Volvo celebrates SCC's 10th anniversaryFri, 22 Jul 2011
Volvo is celebrating the legacy of its Safety Concept Car 10 years after its release.
The Volvo SCC, first unveiled at the 2001 Detroit auto show, contained around 15 of the advanced technical solutions still found in Volvo models today. The SCC also inspired the design of the successful Volvo C30 model, which debuted in Paris in 2006.
"Concept vehicles are usually design or technology studies that give car buyers a taste of the future," says Volvo Car Corporation's president and CEO Stefan Jacoby. "The Volvo SCC, however, has added impact because it was both attractive and high-tech. It is an early example of how we design our cars around our customers' wishes, needs and limitations."
When designing the SCC, the Swedish manufacturers sought to prove that it was possible to combine safety and a sleek style within a relatively small car.
Project manager Östen Strandberg says: "When we began work on the concept car at the end of the 1990s, Volvo was still primarily known for making family cars designed to protect their occupants in a collision. The SCC signalled the start of a new approach which enhanced safety for the occupants, where the car's most important safety task is to help avoid dangerous situations and accidents in the first place. With the driveable Safety Concept Car, we showed that all these smart, collision-preventive technological solutions were within reach."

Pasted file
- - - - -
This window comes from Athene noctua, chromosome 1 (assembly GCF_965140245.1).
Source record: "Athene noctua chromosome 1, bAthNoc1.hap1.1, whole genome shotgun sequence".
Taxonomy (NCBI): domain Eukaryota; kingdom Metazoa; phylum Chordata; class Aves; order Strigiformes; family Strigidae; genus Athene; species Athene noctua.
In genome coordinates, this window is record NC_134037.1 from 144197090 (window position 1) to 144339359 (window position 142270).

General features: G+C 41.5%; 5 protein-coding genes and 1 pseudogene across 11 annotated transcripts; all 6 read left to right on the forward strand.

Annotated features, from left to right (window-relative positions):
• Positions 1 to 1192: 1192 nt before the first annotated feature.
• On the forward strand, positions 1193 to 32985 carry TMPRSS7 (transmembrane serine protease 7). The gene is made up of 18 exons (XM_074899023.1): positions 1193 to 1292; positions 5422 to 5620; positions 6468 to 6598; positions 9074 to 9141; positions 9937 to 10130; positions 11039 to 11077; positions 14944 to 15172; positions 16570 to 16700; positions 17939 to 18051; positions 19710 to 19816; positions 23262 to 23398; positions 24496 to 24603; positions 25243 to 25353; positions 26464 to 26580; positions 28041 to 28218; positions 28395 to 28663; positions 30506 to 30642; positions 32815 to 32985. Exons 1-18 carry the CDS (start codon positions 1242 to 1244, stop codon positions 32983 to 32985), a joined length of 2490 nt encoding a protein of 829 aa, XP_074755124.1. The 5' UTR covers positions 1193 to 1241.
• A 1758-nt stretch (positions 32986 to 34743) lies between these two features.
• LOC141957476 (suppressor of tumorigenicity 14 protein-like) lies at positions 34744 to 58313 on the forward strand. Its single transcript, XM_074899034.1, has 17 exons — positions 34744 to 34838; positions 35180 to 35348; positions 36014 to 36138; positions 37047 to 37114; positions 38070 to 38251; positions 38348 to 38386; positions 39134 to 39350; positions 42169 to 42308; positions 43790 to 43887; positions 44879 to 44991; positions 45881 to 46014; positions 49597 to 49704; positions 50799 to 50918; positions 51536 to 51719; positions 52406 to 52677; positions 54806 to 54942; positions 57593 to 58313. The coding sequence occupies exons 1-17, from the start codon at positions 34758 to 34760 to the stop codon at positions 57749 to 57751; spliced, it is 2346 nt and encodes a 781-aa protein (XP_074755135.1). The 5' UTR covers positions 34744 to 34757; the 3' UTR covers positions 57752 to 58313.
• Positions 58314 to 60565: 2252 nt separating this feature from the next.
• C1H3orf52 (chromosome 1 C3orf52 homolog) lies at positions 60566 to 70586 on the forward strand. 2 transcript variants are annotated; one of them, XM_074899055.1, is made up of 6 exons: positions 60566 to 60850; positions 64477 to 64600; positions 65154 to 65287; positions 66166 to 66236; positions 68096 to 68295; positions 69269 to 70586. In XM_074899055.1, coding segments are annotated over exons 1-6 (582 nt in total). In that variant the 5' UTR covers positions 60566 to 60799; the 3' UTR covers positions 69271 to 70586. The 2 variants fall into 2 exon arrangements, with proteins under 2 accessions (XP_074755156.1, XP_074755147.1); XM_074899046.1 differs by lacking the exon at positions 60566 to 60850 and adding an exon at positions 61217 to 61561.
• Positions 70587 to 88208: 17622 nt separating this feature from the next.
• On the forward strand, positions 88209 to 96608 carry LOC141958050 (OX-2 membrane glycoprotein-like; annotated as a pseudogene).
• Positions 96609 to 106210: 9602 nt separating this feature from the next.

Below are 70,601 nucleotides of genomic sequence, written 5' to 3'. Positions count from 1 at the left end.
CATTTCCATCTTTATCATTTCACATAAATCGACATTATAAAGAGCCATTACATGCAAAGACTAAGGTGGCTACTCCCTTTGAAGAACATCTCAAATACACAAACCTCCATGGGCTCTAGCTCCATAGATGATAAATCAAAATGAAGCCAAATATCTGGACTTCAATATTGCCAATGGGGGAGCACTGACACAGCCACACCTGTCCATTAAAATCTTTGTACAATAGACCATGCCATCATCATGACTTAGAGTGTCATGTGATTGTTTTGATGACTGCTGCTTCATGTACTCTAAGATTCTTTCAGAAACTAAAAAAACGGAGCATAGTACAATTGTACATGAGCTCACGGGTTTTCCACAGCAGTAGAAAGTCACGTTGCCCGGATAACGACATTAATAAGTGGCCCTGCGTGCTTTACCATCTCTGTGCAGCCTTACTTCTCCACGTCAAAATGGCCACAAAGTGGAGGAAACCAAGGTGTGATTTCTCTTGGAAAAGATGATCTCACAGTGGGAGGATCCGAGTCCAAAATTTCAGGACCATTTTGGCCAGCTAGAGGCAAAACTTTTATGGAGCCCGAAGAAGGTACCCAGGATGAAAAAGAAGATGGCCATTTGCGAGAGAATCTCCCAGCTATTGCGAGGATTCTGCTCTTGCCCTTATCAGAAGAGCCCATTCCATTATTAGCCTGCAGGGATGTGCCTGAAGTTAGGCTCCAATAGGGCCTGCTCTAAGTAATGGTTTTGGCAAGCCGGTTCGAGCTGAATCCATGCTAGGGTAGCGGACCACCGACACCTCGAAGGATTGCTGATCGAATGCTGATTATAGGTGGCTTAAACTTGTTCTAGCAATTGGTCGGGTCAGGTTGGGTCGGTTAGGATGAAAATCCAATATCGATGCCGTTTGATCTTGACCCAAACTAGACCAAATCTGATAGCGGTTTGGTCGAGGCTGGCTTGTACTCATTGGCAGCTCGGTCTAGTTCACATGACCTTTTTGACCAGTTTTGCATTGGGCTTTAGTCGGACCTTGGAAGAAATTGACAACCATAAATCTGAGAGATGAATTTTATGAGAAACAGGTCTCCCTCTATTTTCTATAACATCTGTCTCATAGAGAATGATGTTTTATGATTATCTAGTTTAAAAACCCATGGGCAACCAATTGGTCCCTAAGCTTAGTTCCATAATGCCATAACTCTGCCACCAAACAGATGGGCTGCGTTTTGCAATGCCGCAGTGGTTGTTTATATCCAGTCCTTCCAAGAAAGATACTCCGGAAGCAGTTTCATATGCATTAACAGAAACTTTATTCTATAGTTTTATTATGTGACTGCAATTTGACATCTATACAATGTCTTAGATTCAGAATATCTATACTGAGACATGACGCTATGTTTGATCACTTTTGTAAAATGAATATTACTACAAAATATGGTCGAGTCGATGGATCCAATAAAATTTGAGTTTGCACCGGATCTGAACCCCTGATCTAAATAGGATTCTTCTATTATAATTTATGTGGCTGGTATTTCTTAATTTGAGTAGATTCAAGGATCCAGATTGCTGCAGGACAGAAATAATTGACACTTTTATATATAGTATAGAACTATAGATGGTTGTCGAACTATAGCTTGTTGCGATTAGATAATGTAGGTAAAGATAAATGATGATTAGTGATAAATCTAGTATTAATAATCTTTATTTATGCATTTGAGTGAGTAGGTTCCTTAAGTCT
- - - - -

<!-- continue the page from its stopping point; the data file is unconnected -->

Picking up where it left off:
One year after its release, work began on translating the technical studies illustrated in the SCC into production-ready safety technology, and then in 2003 Volvo began work on what would be premiered as the Volvo C30.
One example of the SCC's safety technology still found in Volvo vehicles today is the forward collision warning, now in its third generation with Pedestrian Detection, Collision Warning and Full Auto Brake.
Technology monitoring vehicles in the 'blind spot', now named Blind Spot Information System (BLIS), and a warning system that alerts the driver if they stray from the lane – the Lane Departure Warning and Driver Alert – are also present in today's models.
The Adaptive Cruise Control (ACC) also remains, which maintains a set distance between the vehicle in front, operating down to standstill in cars with automatic transmission.
Emergency Brake Lights that flash during hard braking were first found on the SCC, along with safety cameras, which are now integrated reversing and grille-mounted cameras, although they are optional.
Active Bending Lights that follow the curvature of the road as the vehicle turns were first unveiled on the SCC, with a developed Human machine Interface (HMI), now named Volvo Sensus.
The height-adjustable rear seat appears in today's models as the integrated two-stage child booster cushions.
Today's Keyless Go system and communication with the car via mobile phone were also born in the SCC, most recently with a mobile application introduced in spring 2011.
Not all of the SCC's features made it into production, however. The transparent A-pillars, originally part of the C30 project, were eventually replaced because of strength, build complexity and cost issues.
By Rufus Thompson